'Underground Railroad' Traces The Terrible Wounds Of Slavery
Editor's note: This review contains language some may find offensive
Cora is 16, maybe 17; she's not quite sure. The protagonist of Colson Whitehead's The Underground Railroad is a slave on the plantation where her grandmother, Ajarry, died while picking cotton, and her mother, Mabel, escaped from years ago. In her time on the Randall farm in Georgia, she's been worked to the point of sickness, beaten, raped, forced to watch her fellow slaves tortured to death. She remembers every horrible incident, even — especially — the ones she'd rather forget: "There was an order of misery, misery tucked inside miseries, and you were meant to keep track."
When Cora is approached by another slave, Caesar, about escaping from the plantation, she initially demurs: "White man trying to kill you slow every day, and sometimes trying to kill you fast. Why make it easy for him? That was one kind of work you could say no to." But after being viciously attacked by a sadistic farmer, she agrees to light out with Caesar under the cover of darkness, destined for a station on the Underground Railroad.
When Cora and Caesar first see the railroad, they're stunned. It's an actual tunnel, stretching miles in either direction to God knows where. They board the train not knowing where they're going, ending up in South Carolina, a state that prides itself on a relatively more enlightened attitude toward race than its neighbors. There they meet other former slaves, each haunted by their past: "It lived in them. It still lived in all of them, waiting to abuse and taunt when chance presented itself."
With this novel, Colson Whitehead proves that he belongs on any short list of America's greatest authors — his talent and range are beyond impressive and impossible to ignore.
By the time The Underground Railroad ends, Cora has traveled through multiple states, sometimes on her own, sometimes not. She witnesses kind souls persecuted for their tolerance, and vile monsters rewarded for their barbarity. She does not lose faith, because it's unclear if she ever had faith to begin with.
Whitehead intersperses the chapters following Cora's journey with short sections focused on the people she encounters: a grave-robbing doctor, an abolitionist's wife, and Caesar, her partner in escape. Most chillingly, there's Ridgeway, a ruthless slave hunter with an attitude common to many white people at the time: "If niggers were supposed to have their freedom, they wouldn't be in chains. If the red man was supposed to keep hold of his land, it'd still be his. If the white man wasn't destined to take this new world, he wouldn't own it now."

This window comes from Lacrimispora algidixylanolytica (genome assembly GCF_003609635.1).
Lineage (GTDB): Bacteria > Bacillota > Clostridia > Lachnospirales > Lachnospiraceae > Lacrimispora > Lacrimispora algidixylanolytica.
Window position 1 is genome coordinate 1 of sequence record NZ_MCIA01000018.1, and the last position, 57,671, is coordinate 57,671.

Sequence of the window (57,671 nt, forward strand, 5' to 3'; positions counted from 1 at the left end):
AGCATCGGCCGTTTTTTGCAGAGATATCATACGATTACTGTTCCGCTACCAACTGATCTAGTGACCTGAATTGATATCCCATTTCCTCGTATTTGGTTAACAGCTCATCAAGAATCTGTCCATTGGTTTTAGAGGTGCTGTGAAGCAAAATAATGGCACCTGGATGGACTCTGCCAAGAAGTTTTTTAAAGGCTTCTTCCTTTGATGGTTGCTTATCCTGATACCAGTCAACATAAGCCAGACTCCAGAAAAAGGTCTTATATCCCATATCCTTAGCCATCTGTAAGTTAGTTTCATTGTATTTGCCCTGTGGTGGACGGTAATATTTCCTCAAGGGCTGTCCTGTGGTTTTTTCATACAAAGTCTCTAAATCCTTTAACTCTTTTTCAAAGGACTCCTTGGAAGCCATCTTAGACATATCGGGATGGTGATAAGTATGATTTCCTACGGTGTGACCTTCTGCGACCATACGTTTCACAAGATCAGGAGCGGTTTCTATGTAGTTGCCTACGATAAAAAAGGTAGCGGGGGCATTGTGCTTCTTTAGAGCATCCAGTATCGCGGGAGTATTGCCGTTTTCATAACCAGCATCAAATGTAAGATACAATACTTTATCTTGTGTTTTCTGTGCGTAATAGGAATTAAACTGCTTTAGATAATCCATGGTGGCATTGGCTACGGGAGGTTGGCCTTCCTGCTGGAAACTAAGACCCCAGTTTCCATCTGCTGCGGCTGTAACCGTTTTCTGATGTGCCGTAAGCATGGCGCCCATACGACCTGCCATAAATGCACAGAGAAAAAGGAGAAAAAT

The Underground Railroad is a novel against forgetting, and it arrives at a moment when the country's collective memory about slavery and race hatred seems to be fading. When Michelle Obama told the audience at this year's Democratic National Convention that "today I wake up every morning in a house that was built by slaves," many reacted with surprise, having forgotten the history of the nation's most famous residence.
Others, like talk show host Bill O'Reilly, chose a bizarre kind of denialism, claiming that the slaves in D.C. "were well-fed and had decent lodgings provided by the government." In a country that chooses to forget that slavery was an evil that cannot be mitigated, it's sadly predictable that every day it forgets that black lives matter.
In The Underground Railroad, Whitehead has created a portrayal of pre-Civil War America that doesn't shy away from the inhumanity that wounded this country, nearly mortally, wounds that still haven't healed. Whitehead proves once again that he's a master of language — there are no wasted words in the book, and it's apparent that each sentence was crafted with exacting care.
In Cora, he has also created a character that will likely be remembered for generations to come. She withstands uninhabitable pain, and reacts to each injury in different ways: tears, humor, numbness, anger, fear. She is fully unique, defiantly human in a country determined to rob her of her personhood.
With this novel, Colson Whitehead proves that he belongs on any short list of America's greatest authors — his talent and range are beyond impressive and impossible to ignore. The Underground Railroad is an American masterpiece, as much a searing document of a cruel history as a uniquely brilliant work of fiction. And it is, finally, an impassioned cry for the soul of a country that still struggles to embrace the promise of its humanity: "The only way to know how long you are lost in the darkness is to be saved from it."
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